But WABA has not asked its mem­bers in its an­nual opin­ion sur­veys whether they agree. He rec­om­mended a 2015 sur­vey by the League of Amer­i­can Bicyclists — claim­ing that a ma­jor­ity of bicyclists sup­port the use of mo­tor­ized bikes on off-street paved trails — as “il­lu­mi­nat­ing to the at­ti­tudes and opin­ions of” bike rid­ers. That sur­vey’s au­thor, Ken McLeod, a le­gal spe­cial­ist at the League of Amer­i­can Bicyclists, ad­mit­ted his fig­ures were not a re­li­able mea­sure. The sur­vey was merely a com­pi­la­tion of post­ings to the league’s so­cial-me­dia ac­counts, and a full quar­ter of the 700 par­tic­i­pants said they al­ready own mo­tor­ized bi­cy­cles. The sam­ple was “not likely to be ob­jec­tively rep­re­sen­ta­tive of bicyclists in gen­eral,” McLeod said.

Given the ac­qui­es­cence of their own ad­vo­cates, bicyclists may not even re­al­ize the po­ten­tial changes await­ing them on the trails. De­spite be­ing the na­tion’s lead­ing force for cre­at­ing paved off-road bike trails, Mary­land res­i­dent Keith E. Laughlin said he’s barely aware of the is­sue of al­low­ing mo­tor­ized travel on them. The D.C.-based Rails to Trails Con­ser­vancy, where Laughlin serves as pres­i­dent, has no for­mal po­si­tion on the mat­ter. Laughlin said the trails they sup­port were al­ways “in­tended to be used by non-mo­tor­ized ve­hi­cles.”

Laughlin has an elec­tric model among his bikes and is open to the in­dus­try’s ar­gu­ment that even a to­ken amount of pedal as­sist is an im­por­tant dis­tinc­tion when con­sid­er­ing trail-use le­gal­i­ties. He said he typ­i­cally uses his e-bike for com­mut­ing to work along main roads such as Wis­con­sin Avenue but has some­times taken it on the Cap­i­tal Cres­cent Trail.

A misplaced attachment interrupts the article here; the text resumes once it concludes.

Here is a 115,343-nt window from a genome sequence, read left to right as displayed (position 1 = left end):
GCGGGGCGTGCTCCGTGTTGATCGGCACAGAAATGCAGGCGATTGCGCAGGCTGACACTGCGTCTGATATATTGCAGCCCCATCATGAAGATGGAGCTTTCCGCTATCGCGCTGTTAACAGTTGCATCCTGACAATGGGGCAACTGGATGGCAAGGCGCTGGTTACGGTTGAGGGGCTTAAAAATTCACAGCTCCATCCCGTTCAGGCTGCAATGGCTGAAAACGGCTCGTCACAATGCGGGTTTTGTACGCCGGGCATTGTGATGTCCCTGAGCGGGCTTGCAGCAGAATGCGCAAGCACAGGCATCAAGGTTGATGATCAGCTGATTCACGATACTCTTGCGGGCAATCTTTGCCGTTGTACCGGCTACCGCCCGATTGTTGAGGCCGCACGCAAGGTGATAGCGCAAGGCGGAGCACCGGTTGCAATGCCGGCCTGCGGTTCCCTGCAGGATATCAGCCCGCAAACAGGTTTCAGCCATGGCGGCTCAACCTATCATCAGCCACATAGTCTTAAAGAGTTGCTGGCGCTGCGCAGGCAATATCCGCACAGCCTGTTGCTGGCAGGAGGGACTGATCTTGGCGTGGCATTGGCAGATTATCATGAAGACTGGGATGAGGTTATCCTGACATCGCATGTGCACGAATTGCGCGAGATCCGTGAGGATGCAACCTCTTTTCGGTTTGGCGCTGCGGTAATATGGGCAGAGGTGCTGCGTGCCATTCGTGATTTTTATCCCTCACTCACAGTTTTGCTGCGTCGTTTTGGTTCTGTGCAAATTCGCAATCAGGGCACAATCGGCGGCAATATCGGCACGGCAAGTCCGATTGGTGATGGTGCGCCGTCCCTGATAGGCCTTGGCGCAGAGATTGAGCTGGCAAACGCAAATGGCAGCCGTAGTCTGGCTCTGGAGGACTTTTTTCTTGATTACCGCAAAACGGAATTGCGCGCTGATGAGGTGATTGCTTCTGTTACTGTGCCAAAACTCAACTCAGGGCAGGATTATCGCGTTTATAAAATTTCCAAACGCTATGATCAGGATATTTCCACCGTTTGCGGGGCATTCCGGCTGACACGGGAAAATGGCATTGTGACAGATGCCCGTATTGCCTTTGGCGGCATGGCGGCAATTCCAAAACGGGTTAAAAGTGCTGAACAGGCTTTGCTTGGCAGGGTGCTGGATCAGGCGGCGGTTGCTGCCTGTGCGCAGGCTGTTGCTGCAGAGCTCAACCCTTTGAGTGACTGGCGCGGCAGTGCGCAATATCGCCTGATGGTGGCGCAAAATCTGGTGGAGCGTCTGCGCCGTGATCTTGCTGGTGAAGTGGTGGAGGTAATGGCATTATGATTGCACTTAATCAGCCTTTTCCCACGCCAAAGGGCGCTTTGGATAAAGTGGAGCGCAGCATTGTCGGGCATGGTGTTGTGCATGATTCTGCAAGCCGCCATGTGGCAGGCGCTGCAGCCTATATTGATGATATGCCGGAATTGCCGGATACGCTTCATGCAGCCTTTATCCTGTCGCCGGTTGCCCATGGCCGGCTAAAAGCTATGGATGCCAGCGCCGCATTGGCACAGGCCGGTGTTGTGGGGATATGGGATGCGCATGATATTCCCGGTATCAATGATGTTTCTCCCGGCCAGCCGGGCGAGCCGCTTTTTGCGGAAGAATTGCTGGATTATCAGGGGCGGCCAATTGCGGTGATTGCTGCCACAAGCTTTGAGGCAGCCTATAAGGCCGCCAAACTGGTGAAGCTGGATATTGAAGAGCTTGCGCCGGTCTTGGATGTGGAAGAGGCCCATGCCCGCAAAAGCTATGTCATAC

The Na­tional Park Ser­vice does not al­low mo­tor­ized bikes on its trails, in­clud­ing the D.C. sec­tion of the Cap­i­tal Cres­cent Trail and the Mount Ver­non Trail in Alexan­dria. The usual fine would be $100, though Lt. Christo­pher Cun­ning­ham, com­man­der of the U.S. Park Po­lice unit re­spon­si­ble for the D.C. part of the Cap­i­tal Cres­cent Trail, said he doesn’t know of any such ticket hav­ing been writ­ten.

On the Mary­land side of the Cap­i­tal Cres­cent Trail, mo­tor­ized bikes be­came il­le­gal just this sum­mer, the re­sult of a de­ci­sion by the Mary­land Na­tional Park and Plan­ning Com­mis­sion, which has ju­ris­dic­tion over Prince Ge­orge’s and Mont­gomery coun­ties.

In Ar­ling­ton, which al­lows mo­tors on routes such as the Custis Trail, state law al­lows the use of elec­tric-pow­ered bikes ca­pa­ble of trav­el­ing up to 25 mph. Ar­ling­ton’s bi­cy­cle and pedes­trian plan­ner, David Pat­ton, ini­tially said there is no speed limit, then later ac­knowl­edged there may be one. “I am not a lawyer,” he said, “but there ap­pear to be sev­eral am­bigu­ous points in the state law.”

The un­cer­tain­ties per­sist as the Custis Trail pro­ceeds west. Jeff An­der­son, pres­i­dent of the Fair­fax Al­liance for Bet­ter Bi­cy­cling, said he, too, wasn’t sure of what was le­gal where. “It’s just not on the radar in Fair­fax,” he said.

The stealthy le­gal­iza­tion cam­paign for mo­tor­ized ve­hi­cles on trails sug­gests deep dis­ap­point­ment awaits ei­ther the in­dus­try or bicyclists. That’s be­cause even the in­dus­try isn’t sure how many peo­ple would ac­tu­ally buy a bi­cy­cle that costs sev­eral thou­sand dol­lars if they’re not per­mit­ted on bike trails. That, how­ever, should re­main a prob­lem for the man­u­fac­tur­ers and not be­come one for the trail users.


The Ge­orge­town Branch ex­ten­sion of the Cap­i­tal Cres­cent Trail.